Bob Bolivar flew with the Otter and recalls some of his exploits: “One operation we were based at Island Lake, Northern Manitoba in early February and it was extremely cold. We were staying in a summer fishing camp close to the Indian Reserve and across a lake from the airstrip. We had a skidoo for transportation to the airfield. The routine upon landing after a survey flight was to remove the transmitter unit and take it by skidoo to the camp and then return for the oil, which the engineer had drained, then ferry this to the camp, put engine covers and wing covers on the aircraft, transport the crew to the camp and then repeat in reverse order the next day. It would usually involve four hours prep time before a flight and possibly two or three hours after the flight, so long days. If operating off a lake, logs were placed and the aircraft taxied onto the logs so the skis wouldn’t stick to the snow”.
“There was one incident that happened in Northern Saskatchewan while operating on floats. John Stoa was pilot and I was navigator. We had taken off from Pelican Narrows to go to Lac La Ronge and decided to fly over Lower Foster Lakes area en route. As we approached the area we let down to survey height, had started the line and lost the engine. Luckily there was a narrow lake to our left and then pilot was able to manoeuvre the Otter to a safe landing on the lake. We looked at each other and asked what we would do now. There was partial power in the engine so we taxied down the lake looking for a good place to beach the aircraft. As we rounded a corner there was a fishing lodge and a perfect beach. We contacted The Pas to inform what happened and our location so they could contact our office in Ottawa. An engine was flown in by a Beechcraft C-45 on floats and the engine change completed there”.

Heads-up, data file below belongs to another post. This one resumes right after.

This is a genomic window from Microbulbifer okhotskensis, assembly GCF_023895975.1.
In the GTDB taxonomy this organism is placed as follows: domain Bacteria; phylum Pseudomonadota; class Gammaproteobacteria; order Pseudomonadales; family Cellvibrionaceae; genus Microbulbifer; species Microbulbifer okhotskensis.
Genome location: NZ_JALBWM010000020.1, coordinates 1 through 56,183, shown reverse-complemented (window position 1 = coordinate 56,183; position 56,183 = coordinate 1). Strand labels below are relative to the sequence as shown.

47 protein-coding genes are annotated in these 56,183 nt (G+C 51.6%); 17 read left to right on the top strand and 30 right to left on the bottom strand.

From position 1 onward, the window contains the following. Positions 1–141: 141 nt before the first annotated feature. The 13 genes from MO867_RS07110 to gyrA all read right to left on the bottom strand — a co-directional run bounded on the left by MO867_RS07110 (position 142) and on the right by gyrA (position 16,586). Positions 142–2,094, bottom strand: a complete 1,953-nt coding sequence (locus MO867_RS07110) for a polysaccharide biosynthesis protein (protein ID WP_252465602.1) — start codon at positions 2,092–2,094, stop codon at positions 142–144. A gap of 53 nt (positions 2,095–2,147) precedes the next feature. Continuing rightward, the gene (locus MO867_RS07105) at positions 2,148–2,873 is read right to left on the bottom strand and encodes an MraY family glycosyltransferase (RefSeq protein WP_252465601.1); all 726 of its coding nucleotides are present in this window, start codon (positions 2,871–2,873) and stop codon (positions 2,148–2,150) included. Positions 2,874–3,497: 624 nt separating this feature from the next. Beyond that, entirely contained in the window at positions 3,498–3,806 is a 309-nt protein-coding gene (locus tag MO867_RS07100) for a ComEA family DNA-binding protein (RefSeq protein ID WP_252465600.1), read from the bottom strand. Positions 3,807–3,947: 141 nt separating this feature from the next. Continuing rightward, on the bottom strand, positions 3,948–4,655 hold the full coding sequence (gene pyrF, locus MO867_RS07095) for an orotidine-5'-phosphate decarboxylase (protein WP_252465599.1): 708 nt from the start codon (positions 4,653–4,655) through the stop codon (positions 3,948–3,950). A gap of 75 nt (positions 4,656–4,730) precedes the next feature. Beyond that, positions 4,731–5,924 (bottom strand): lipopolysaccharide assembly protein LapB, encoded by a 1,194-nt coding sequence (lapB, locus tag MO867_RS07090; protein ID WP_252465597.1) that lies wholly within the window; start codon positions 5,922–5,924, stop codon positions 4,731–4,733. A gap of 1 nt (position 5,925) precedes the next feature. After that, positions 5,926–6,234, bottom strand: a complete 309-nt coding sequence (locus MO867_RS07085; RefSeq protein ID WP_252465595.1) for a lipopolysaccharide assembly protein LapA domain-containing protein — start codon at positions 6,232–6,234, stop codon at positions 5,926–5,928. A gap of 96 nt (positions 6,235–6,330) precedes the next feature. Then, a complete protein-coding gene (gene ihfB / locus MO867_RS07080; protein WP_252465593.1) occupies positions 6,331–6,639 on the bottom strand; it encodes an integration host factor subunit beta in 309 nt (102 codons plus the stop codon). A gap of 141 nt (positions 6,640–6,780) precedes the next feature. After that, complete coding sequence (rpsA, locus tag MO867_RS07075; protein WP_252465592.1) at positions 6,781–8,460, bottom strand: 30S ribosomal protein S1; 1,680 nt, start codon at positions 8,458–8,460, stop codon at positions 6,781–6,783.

Otter IGM continued flying for Spartan Air Services until October 1971, when it was returned off lease to Canadian Aero Services Ltd. Its survey equipment was removed, its days as a survey aircraft over. It was put up for sale as a normal transport Otter and sold to Northwestern Airways Inc of Noranda-Rouyn, Québec to whom it was registered on 26 October 1971. It was painted into their colour scheme and entered service as part of their fleet. It was noted October 1973 flying out of Lac Dufault, Québec. The company changed its name to Air Brazeau Inc., to whom the Otter registered on 2 January 1974 and continued to serve the bush country of Québec from its base at Rouyn. IGM was the only Otter flown by Air Brazeau, which also had in its fleet several DC-3s, Beavers, Apaches and Cessnas.
After three years of flying in Québec the Otter was sold and moved to Saskatchewan. Its new owner was North Canada Air Ltd., (Norcanair) to whom it was registered as C-FIGM on 16 September 1976. The Norcanair main base was at Prince Albert, Sask although the company’s Otters served the bush country of Northern Saskatchewan. IGM was noted at Calgary with Field Aviation in November 1976 being prepared for service with Norcanair and painted into their colour scheme. It joined Norcanair’s other two Otters C-FJFJ (147) and C-FYLZ (247) and flew out of La Ronge and Uranium City, serving the bush country of Northern Saskatchewan.